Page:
A mobile phone company releases customer data -- and it's a good thing
When people travel, their cell phones are like digital footprints that let their phone company track their every move. Now that tracking data is being used to model how people in West Africa are moving within the area afflicted by the Ebola epidemic.
MIT Technology Review's David Talbot described in an August 21, 2014, article how the Swedish data-analysis firm Flowmaster created a model of regional transportation patterns in Liberia, Guinea, Sierra Leone, and neighboring countries. The model is based on data released by Orange Telecom that traces 150,000 phones registered to people in Senegal in 2013. The data was anonymized and aggregated, according to the companies.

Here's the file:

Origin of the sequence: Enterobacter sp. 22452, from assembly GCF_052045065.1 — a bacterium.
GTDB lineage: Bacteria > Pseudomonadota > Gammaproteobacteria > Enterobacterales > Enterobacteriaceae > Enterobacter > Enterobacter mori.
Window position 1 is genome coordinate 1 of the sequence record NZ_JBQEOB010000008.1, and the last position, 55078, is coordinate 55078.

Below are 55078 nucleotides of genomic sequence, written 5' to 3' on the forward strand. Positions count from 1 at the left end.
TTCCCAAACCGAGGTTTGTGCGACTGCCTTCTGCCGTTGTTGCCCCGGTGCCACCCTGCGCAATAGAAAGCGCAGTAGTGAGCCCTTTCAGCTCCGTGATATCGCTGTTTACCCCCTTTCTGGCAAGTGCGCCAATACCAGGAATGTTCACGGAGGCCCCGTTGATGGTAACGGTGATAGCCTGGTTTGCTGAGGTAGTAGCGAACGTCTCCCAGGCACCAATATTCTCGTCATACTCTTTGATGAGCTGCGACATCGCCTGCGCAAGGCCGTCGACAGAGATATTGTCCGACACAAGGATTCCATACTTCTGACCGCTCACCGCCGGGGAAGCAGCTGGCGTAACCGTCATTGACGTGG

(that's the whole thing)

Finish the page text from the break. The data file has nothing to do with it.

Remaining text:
It is also intended only to help predict the spread of Ebola, and not to plan any travel restrictions in the area, the firms insist. The data had already been authorized for release for another unrelated project, but security and privacy concerns persist. With some effort, the data could be unanonymized to identify the businesses and consumers associated with individual phones.
When you consider the potential of the data analysis to save lives, it's difficult to argue against release of the cell-phone information. This may be one instance where the public good outweighs the private interest.